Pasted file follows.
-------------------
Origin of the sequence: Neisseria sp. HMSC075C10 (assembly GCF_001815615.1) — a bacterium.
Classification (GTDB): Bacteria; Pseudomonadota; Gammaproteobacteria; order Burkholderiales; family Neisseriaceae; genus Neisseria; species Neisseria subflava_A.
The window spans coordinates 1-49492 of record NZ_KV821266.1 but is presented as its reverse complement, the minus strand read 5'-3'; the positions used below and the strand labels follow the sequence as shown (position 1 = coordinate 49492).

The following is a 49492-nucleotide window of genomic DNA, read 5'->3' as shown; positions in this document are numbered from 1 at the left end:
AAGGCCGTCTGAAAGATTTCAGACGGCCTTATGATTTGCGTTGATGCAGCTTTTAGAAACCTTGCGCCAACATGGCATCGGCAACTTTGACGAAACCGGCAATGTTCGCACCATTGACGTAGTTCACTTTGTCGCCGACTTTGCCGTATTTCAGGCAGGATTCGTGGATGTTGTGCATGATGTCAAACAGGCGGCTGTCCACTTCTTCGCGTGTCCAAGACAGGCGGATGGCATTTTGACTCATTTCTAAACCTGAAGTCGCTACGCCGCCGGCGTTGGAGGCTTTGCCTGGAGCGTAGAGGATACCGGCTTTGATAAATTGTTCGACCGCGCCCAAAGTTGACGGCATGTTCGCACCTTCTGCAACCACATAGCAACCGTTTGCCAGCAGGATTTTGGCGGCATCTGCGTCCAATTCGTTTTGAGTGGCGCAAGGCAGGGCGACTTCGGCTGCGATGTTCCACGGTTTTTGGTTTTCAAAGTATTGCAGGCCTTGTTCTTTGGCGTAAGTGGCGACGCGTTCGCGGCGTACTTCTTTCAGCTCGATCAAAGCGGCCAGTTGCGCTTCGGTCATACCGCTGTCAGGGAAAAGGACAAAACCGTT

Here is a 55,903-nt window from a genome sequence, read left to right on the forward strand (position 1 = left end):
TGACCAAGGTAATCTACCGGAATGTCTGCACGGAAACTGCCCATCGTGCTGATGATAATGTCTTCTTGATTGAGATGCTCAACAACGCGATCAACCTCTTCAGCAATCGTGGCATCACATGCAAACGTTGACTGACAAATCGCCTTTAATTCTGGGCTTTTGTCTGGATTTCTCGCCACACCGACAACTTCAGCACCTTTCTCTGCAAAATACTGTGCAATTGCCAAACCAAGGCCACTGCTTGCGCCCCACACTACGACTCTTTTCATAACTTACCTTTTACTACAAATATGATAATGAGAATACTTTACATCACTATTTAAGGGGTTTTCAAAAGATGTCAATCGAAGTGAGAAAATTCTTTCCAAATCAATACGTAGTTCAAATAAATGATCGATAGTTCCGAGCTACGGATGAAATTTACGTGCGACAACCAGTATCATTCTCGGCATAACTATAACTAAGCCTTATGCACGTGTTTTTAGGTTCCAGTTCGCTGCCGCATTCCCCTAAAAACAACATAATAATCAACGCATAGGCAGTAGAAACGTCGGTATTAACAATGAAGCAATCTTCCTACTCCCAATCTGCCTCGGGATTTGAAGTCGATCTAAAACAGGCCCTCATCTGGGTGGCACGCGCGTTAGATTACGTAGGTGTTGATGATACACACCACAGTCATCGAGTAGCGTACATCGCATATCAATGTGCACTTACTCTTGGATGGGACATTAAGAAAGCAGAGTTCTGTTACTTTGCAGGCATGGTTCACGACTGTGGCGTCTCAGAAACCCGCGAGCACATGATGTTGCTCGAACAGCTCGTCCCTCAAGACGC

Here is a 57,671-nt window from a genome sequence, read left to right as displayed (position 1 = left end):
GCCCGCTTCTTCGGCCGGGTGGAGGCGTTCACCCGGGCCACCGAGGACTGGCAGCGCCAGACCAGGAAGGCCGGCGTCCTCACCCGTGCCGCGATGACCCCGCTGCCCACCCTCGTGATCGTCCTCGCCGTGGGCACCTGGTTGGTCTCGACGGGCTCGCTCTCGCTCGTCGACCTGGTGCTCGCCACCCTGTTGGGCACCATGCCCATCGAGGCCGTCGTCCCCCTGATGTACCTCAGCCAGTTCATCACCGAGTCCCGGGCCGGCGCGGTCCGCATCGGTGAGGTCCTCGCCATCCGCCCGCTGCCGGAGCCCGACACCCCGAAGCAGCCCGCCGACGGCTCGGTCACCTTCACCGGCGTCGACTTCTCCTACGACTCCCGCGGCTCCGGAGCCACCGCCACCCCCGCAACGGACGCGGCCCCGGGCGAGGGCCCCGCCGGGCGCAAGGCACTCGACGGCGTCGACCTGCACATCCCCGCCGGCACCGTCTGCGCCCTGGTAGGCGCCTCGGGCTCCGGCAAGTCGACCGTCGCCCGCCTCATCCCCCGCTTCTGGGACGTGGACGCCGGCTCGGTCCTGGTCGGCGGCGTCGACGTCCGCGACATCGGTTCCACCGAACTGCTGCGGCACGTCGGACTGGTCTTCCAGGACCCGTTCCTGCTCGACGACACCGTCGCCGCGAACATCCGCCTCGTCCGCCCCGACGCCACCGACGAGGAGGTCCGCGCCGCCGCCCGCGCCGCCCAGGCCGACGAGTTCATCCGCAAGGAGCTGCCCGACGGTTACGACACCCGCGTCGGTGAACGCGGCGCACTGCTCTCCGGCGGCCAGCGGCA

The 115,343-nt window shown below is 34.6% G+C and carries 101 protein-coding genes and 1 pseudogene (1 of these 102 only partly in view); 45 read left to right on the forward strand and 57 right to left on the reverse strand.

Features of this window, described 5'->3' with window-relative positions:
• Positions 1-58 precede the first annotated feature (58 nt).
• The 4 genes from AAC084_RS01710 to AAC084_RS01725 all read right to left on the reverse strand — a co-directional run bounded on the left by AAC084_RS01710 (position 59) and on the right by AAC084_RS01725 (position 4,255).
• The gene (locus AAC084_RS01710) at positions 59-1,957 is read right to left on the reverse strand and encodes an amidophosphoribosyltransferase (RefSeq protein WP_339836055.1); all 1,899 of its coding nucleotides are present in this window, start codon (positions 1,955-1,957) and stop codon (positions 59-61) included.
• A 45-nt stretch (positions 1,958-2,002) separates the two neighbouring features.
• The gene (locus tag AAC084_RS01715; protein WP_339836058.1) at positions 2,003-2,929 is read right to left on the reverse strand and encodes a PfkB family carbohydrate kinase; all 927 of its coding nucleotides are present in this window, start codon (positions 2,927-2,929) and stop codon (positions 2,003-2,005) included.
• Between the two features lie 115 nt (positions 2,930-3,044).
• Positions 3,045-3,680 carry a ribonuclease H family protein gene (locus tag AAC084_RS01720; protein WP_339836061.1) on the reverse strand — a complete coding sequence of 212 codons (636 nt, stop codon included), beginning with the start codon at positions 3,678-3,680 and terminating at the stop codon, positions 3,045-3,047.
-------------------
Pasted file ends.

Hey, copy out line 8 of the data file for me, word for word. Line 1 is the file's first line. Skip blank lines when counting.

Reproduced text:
Here is a 57,671-nt window from a genome sequence, read left to right as displayed (position 1 = left end):